February 22, 2017

“Small Teaching” and Library Instruction

By Elena Azadbakht, MSI, University of Southern Mississippi, Hattiesburg.

I’m a big fan of books on the science of learning and developing effective study skills. Currently, I’m reading James M. Lang’s Small Teaching: Everyday Lessons from the Science of Learning. Some of the ideas he explores in the book appeared in a series of articles Lang wrote for The Chronicle of Higher Education in 2016. Small Teaching focuses on modest strategies instructors can easily put into practice to improve student learning in big ways. Lang’s suggestions are all supported by research on cognition, memory, and learning. Of course, much of what’s in the book wouldn’t work in a one-shot instruction context, which – if you’re like me – is what your library instruction program chiefly consists of. A few of the ideas, however, have made me consider ways in which I might tweak my workshops.

Some of the strategies most pertinent to library instruction are those intended for the first and last few minutes of class. Since connecting new knowledge to existing knowledge can help students learn better, consider starting the session by asking students a few open-ended questions about their previous research or library experiences. Revisiting those questions at the end of the session might also be a good idea, because having to recall what they have just learned increases the chances that they’ll remember it later. Consider ending with the popular Minute Paper exercise, where you ask students to reflect on the one or two most useful things they learned during the session. Or, alternatively, have a group discussion about what they think the key takeaways of the workshop are. Another option is to have students to write down the most useful thing they learned as well as one thing they’re still kind of unsure about, or the “muddiest point.” I’m thinking of having students do this on note cards that they can hand to me on their way out. These suggestions are not new, but Small Teaching has made me realize that they really can have an impact on students.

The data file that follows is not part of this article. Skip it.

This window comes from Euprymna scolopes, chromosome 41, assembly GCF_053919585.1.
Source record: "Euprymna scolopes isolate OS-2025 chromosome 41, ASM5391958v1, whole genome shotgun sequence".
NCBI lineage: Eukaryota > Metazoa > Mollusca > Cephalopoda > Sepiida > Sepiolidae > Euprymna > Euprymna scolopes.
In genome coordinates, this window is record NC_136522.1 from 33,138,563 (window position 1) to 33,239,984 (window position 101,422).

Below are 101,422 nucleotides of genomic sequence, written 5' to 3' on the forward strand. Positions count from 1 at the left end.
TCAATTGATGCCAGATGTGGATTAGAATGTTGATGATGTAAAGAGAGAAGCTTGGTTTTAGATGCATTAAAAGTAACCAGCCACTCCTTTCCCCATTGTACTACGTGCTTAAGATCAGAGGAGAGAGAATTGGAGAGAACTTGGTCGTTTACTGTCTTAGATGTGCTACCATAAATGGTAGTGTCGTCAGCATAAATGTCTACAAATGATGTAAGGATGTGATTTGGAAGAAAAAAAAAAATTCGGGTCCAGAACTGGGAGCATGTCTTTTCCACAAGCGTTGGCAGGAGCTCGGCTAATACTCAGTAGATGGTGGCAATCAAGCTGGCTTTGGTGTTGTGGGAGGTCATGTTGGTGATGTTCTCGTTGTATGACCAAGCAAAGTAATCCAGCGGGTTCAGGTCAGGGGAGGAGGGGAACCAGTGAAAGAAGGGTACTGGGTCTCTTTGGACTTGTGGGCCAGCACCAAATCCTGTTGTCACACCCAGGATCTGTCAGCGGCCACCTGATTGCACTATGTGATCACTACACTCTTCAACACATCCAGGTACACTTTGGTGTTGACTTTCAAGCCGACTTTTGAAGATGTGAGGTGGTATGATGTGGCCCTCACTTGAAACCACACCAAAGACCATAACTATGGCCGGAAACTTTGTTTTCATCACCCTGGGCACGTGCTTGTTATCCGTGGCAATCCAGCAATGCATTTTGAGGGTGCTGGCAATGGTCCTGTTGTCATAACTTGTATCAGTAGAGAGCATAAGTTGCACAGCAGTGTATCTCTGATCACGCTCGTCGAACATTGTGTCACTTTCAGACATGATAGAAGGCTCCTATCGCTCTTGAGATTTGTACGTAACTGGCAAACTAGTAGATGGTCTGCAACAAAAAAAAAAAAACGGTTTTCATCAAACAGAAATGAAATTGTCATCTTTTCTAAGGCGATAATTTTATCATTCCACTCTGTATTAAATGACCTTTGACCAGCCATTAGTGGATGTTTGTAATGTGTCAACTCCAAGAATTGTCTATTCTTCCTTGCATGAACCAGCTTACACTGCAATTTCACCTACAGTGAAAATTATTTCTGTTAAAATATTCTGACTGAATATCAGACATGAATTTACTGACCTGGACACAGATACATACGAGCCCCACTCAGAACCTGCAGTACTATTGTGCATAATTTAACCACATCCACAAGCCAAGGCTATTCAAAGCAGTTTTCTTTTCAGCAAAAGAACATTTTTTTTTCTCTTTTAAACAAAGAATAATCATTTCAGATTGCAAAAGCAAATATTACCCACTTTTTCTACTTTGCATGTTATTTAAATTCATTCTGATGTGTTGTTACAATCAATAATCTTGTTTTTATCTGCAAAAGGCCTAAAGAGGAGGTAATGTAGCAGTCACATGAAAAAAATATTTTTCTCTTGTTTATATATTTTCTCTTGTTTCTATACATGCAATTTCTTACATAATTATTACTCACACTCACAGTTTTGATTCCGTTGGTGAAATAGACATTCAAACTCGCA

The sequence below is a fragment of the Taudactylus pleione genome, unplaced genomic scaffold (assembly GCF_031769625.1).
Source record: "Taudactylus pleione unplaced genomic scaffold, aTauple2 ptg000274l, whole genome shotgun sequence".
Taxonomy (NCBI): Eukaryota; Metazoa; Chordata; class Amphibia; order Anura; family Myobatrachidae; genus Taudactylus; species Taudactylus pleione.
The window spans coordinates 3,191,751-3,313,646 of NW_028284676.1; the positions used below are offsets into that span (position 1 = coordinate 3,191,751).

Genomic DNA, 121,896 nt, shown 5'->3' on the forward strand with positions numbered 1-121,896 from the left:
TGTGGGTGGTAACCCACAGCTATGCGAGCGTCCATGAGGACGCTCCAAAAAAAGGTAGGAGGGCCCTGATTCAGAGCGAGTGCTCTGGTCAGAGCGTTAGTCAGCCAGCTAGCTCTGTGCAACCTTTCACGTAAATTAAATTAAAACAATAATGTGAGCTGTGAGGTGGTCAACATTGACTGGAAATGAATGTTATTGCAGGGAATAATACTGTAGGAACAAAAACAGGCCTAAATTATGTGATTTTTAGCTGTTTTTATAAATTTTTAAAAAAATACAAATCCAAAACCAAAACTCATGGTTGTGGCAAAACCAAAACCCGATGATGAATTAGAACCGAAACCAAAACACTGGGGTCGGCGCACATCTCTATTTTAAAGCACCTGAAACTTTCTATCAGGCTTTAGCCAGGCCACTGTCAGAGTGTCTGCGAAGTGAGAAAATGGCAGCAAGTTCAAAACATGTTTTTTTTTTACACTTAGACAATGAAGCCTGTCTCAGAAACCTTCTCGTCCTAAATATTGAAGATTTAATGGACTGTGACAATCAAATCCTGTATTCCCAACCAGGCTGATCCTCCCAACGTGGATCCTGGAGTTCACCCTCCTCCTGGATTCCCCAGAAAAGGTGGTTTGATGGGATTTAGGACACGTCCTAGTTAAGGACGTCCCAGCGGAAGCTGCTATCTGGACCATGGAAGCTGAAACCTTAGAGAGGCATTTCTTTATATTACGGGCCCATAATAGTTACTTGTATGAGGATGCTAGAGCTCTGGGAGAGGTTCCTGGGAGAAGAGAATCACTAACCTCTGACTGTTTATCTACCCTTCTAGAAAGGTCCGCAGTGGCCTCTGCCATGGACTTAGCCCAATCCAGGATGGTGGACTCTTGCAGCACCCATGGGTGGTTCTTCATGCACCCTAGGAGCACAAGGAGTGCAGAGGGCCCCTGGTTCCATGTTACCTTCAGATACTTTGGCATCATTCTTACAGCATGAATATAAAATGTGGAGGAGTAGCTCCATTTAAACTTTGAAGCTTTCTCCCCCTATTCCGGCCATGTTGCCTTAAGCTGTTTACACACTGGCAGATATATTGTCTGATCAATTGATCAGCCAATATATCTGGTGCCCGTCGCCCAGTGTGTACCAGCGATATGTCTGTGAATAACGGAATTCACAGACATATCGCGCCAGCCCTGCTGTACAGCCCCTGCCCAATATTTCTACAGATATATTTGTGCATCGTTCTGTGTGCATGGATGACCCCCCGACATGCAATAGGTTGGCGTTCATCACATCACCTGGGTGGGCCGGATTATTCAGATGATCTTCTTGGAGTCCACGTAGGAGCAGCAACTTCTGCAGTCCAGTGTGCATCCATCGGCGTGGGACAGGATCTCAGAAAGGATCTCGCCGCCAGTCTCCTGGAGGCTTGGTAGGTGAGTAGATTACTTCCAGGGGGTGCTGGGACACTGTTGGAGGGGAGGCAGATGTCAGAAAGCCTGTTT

The second chapter of Small Teaching looks at how prediction impacts learning and the long-term retention of material. Students who are encouraged to make predictions about the material beforehand retain more of what they subsequently learn – even if their predictions are wrong. Pre-tests and polling the class at the start of the session (formally or informally) are ways of harnessing the power of predication. I primarily work with upper-level allied health and nursing students, and in situations where I use a problem-based learning approach (one of my favorites), I might have the students think about what the literature will have to say about the problem before I have them start their searches. I also lead workshops on APA style, which, let’s face it, is kind of a dry topic. I’ve started using Poll Everywhere to break up the workshop content with quick multiple choice questions. But now I’m thinking where those polls are within the presentation is something I should reconsider. Maybe I should place them ahead of the content to which they pertain rather than after.

How do you begin and end your instruction sessions? Do you encourage student reflection? Has anything you’ve read recently made you re-think how you do library instruction?

Lang, J. M. (2016). Small teaching: Everyday lessons from the science of learning. San Francisco, CA: Jossey-Bass.

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